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Culture Shock: What the Real IRA missed in the land of cabbage

THE REAL IRA have a lot to answer for. Last June they sent three gormless volunteers to Piešťany to buy what they hoped would be a wish list of weapons. However, the hapless terrorists were duly arrested in the famous spa town after they discovered they were negotiating with cleverly disguised British MI5 agents, not middle eastern arms dealers.
I was sitting in the newsroom in Belfast, trying to look busy, when news of the arrests rolled in. "Mmm, Slovakia," I thought, "What the hell are the Real IRA doing there?"
Now, almost nine months later, I am asking myself the same question in the present tense. Back then I had been hatching my escape from Ireland for some months, so when I enquired were there any jobs going at The Slovak Spectator and got a positive response, I packed my bags.


A BIT of home feeling for formerly Belfast-based journalist.
photo: TASR

THE REAL IRA have a lot to answer for. Last June they sent three gormless volunteers to Piešťany to buy what they hoped would be a wish list of weapons. However, the hapless terrorists were duly arrested in the famous spa town after they discovered they were negotiating with cleverly disguised British MI5 agents, not middle eastern arms dealers.

I was sitting in the newsroom in Belfast, trying to look busy, when news of the arrests rolled in. "Mmm, Slovakia," I thought, "What the hell are the Real IRA doing there?"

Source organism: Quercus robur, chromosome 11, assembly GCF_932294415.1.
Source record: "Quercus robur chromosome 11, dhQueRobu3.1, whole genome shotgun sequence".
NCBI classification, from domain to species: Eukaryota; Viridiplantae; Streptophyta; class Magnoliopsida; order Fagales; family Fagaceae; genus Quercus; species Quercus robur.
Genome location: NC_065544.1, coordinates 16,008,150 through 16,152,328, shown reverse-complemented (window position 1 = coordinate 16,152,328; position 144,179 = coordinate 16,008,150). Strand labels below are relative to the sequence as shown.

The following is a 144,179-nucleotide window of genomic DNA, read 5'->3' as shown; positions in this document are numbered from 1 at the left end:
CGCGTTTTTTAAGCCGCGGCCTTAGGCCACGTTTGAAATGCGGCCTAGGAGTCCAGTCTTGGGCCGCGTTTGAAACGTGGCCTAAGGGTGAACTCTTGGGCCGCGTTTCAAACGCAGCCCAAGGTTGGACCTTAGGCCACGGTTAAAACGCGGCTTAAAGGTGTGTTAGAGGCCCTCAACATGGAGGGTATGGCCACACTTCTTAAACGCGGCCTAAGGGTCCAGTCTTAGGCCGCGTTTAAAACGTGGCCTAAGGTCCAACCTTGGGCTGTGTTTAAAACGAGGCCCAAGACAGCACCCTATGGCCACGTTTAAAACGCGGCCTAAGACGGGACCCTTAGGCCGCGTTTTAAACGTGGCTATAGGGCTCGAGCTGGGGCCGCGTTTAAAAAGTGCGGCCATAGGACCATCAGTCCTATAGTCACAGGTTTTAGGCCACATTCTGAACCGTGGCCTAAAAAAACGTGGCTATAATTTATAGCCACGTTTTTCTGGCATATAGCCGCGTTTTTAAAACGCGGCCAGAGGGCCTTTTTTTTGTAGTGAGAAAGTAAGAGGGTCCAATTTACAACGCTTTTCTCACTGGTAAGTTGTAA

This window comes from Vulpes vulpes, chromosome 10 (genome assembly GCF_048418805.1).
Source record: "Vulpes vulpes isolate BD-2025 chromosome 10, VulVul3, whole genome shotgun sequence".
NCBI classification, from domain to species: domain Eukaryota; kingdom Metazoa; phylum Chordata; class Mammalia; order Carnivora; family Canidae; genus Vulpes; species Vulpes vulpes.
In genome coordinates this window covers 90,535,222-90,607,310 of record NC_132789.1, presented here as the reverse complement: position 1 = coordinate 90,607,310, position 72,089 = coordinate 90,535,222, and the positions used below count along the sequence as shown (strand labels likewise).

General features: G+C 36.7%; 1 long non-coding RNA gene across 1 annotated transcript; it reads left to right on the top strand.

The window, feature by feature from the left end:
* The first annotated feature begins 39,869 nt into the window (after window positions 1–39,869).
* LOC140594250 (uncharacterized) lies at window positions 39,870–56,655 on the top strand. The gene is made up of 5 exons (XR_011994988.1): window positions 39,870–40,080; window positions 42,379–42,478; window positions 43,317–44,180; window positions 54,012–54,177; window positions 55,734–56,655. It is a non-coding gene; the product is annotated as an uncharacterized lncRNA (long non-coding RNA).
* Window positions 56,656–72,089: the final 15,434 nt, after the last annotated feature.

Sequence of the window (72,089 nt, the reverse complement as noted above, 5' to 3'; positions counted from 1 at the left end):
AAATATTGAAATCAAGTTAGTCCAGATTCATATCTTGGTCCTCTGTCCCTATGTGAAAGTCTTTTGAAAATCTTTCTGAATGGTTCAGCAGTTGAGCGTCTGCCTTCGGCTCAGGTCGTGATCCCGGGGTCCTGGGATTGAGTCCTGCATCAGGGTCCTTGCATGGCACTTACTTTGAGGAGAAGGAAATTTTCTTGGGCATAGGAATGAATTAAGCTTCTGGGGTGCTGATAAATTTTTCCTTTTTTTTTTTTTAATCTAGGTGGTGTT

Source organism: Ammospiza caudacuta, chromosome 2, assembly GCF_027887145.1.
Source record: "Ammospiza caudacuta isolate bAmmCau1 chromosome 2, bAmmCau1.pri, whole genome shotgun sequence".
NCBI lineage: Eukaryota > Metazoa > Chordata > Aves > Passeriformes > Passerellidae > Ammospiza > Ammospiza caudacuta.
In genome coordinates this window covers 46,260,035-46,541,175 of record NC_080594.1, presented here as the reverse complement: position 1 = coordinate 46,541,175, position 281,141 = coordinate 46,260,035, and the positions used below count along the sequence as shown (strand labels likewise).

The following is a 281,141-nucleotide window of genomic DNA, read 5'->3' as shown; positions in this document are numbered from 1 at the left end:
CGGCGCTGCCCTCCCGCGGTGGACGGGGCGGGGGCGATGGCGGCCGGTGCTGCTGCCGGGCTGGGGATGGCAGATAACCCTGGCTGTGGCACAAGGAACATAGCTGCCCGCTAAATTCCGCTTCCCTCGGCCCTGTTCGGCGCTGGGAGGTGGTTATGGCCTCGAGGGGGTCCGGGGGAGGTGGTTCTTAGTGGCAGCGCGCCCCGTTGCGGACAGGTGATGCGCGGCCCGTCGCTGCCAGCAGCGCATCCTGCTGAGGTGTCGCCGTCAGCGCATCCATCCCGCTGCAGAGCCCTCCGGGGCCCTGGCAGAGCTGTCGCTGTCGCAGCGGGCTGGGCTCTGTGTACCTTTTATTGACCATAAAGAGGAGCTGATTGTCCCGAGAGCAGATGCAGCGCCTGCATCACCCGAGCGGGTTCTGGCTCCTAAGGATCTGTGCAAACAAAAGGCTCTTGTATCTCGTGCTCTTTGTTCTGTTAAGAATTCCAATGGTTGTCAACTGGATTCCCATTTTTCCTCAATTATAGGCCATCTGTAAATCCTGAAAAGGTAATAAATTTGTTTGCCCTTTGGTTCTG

Now, almost nine months later, I am asking myself the same question in the present tense. Back then I had been hatching my escape from Ireland for some months, so when I enquired were there any jobs going at The Slovak Spectator and got a positive response, I packed my bags.

I arrived on a sunny afternoon last September to be stunned by the fact my new flat was next door to the American embassy. In Ireland you could be damned sure I wouldn't be doing that, not unless I had hoodwinked some multi-millionaire, say Bono, into buying me an apartment in the most expensive residential area in the entire country.

The gun-toting cops and the tank guarding the embassy in a rather lacklustre display of post-September paranoia prompted some Slovak colleagues to ask me if their presence made me nervous. "Of course they don't," I'd reply with some bravado, "I lived in Belfast for seven years. Now, if anyone had asked me for some identification or had roused themselves to check my bags, I might think differently, but the security mostly makes me feel at home."

My experience of Slovakia followed a similar line. I have mostly felt at home, and certainly have been warmly welcomed, but I have been constantly bewildered by the minor details that make up everyday life here. Nothing has been really all that strange or unfamiliar, apart from the language, but the business of living and working presented an infinite number of quirks, and to use an Americanism I have picked up: jerks.